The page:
Agricultural Revolution

'But at each of these periods the population ceased to grow, essentially because agriculture could not respond to the pressure of feeding extra people. Contrary to expectation, however, population grew to unprecedented levels after 1750, reaching 16.6 million in 1850, and agricultural output expanded with it.'

'A second reason why we can claim an agricultural revolution in the century after 1750 is that as each agricultural worker produced more food, so the proportion of the workforce in agriculture fell. This falling proportion of workers in agriculture enabled the proportion working in industry and services to rise: in other words improved agricultural production made the industrial revolution possible, and many would regard the industrial revolution as the beginning of the modern world. By 1850 only 22 per cent of the British workforce was in agriculture; the smallest proportion for any country in the world.'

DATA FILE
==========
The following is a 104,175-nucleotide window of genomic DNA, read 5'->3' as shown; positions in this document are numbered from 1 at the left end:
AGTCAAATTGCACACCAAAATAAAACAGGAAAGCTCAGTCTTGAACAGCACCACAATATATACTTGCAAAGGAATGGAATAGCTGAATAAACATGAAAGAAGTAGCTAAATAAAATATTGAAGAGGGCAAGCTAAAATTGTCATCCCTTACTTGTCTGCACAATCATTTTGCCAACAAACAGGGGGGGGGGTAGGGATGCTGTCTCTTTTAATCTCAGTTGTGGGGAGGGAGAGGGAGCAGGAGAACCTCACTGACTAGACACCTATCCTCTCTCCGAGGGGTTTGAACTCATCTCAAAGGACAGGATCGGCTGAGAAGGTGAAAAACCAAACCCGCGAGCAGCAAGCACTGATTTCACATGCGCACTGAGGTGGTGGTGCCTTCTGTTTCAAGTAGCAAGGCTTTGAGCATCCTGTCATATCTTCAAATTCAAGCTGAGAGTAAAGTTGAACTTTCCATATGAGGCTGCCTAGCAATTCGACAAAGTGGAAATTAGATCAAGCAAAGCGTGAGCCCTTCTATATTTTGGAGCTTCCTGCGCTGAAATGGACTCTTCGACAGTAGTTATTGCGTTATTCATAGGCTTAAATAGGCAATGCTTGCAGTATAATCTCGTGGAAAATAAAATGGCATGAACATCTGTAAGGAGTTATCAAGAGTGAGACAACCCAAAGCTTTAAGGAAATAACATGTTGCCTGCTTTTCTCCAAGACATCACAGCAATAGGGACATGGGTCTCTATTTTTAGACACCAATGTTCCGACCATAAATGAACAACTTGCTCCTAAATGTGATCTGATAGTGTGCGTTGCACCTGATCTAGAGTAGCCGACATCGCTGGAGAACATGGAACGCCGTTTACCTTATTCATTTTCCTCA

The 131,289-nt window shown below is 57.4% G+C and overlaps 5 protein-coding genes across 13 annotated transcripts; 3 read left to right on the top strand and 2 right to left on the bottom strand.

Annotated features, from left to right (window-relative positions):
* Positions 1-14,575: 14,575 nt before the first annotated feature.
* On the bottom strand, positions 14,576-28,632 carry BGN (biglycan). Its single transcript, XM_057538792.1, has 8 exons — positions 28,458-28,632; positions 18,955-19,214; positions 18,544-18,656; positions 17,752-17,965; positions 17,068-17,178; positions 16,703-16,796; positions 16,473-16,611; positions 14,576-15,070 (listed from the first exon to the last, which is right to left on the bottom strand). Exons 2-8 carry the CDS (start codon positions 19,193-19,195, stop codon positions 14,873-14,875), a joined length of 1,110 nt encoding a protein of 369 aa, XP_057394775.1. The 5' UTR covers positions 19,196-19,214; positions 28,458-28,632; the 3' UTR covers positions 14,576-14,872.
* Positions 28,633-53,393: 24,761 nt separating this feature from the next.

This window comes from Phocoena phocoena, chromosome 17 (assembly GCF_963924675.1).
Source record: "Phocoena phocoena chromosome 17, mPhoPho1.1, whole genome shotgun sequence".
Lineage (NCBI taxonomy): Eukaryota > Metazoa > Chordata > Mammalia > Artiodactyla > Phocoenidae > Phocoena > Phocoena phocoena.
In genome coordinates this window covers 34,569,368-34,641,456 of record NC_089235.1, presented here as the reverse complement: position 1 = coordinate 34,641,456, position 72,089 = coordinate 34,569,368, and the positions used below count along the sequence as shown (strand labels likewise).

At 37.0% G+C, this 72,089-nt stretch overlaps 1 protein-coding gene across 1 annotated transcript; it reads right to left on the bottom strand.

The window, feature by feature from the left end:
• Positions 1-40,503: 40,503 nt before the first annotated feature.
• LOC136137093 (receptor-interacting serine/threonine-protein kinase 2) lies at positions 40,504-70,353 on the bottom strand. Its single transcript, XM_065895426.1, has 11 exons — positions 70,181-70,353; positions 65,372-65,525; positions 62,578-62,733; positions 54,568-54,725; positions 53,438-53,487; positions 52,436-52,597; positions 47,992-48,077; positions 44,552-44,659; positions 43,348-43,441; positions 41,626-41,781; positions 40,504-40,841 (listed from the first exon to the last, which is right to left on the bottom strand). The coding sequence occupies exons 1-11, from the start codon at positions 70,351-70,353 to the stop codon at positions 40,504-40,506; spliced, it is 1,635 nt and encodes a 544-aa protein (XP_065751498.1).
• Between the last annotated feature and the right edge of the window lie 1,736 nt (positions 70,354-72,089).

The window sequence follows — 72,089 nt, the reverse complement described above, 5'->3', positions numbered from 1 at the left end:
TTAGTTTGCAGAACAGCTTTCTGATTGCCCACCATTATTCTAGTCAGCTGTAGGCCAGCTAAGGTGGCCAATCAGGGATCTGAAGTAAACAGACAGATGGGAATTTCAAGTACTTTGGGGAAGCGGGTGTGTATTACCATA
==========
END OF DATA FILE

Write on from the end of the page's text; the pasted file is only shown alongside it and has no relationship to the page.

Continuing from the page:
© Piper Maru, all rights reserved